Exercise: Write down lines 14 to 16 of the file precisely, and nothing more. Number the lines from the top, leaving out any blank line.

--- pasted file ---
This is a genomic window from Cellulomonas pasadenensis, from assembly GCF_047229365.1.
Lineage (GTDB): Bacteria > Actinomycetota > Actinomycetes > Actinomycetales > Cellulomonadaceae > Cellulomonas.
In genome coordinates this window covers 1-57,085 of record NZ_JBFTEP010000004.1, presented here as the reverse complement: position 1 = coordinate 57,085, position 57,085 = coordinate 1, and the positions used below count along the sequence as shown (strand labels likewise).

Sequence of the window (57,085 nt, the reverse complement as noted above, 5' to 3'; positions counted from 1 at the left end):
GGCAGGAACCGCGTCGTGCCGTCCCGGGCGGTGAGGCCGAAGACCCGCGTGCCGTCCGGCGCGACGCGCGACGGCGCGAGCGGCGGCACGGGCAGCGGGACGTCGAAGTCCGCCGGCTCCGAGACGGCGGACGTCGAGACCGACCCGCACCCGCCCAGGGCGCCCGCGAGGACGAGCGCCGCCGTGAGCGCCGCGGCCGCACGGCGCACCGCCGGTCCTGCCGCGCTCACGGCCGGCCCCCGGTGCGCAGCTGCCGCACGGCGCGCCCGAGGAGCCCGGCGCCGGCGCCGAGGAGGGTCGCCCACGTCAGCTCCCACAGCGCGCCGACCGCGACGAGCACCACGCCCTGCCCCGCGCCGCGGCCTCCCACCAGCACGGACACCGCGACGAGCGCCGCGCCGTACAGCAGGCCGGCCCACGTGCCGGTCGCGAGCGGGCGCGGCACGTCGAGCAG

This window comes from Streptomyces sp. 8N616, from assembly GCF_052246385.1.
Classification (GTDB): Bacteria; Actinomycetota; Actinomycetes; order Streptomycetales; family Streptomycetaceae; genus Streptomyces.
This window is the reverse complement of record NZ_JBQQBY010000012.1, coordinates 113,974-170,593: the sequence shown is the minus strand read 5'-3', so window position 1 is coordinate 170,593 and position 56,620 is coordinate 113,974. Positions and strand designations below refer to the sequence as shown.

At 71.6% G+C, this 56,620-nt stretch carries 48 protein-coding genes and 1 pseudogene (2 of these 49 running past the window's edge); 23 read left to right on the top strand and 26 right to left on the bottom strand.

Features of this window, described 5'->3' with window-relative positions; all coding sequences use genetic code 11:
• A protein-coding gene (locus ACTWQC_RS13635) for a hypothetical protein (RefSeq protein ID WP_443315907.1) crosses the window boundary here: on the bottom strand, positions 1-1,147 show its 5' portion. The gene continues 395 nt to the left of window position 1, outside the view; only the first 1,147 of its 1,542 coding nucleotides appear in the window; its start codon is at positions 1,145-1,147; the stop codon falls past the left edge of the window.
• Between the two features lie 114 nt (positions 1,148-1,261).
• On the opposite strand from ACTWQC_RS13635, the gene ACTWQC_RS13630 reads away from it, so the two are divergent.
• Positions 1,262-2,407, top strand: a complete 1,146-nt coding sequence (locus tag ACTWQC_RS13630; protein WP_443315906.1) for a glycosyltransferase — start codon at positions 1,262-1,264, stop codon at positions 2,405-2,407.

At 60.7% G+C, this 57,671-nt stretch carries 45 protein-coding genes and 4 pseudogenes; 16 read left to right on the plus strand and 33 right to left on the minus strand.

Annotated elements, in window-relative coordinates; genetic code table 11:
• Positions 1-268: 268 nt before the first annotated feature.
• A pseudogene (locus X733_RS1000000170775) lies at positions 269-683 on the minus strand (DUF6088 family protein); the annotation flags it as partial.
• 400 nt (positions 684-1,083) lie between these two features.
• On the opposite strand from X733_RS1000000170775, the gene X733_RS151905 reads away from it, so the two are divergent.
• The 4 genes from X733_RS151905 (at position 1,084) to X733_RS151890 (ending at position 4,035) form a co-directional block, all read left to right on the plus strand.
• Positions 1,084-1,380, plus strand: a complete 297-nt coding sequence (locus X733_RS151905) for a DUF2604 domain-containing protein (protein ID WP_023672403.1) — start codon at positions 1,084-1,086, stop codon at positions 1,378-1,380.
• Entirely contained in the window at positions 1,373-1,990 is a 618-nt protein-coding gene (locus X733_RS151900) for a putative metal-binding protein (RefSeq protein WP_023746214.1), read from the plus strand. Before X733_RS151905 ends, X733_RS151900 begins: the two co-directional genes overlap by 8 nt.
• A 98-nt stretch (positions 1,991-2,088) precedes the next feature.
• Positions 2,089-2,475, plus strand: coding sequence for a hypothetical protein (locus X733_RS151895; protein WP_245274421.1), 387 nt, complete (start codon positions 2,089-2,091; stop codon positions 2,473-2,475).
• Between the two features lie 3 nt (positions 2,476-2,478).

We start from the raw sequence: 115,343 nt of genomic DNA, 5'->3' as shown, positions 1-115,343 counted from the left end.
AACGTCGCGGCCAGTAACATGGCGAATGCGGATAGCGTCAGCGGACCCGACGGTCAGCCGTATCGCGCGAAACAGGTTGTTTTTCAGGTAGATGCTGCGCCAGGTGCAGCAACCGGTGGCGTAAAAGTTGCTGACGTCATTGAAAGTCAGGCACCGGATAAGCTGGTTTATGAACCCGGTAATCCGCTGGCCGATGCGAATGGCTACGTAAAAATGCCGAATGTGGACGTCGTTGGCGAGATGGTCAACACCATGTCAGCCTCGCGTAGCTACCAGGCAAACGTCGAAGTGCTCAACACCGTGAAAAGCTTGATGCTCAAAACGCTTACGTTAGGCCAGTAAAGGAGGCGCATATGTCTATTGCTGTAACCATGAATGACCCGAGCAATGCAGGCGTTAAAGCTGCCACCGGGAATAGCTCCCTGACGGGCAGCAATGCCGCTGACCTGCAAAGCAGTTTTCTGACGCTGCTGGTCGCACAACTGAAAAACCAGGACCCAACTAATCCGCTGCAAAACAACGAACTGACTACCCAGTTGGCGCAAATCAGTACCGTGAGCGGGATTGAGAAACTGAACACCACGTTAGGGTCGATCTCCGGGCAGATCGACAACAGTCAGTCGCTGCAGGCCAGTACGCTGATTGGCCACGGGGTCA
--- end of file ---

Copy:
• Positions 1,262-2,407, top strand: a complete 1,146-nt coding sequence (locus tag ACTWQC_RS13630; protein WP_443315906.1) for a glycosyltransferase — start codon at positions 1,262-1,264, stop codon at positions 2,405-2,407.

At 60.7% G+C, this 57,671-nt stretch carries 45 protein-coding genes and 4 pseudogenes; 16 read left to right on the plus strand and 33 right to left on the minus strand.

Annotated elements, in window-relative coordinates; genetic code table 11: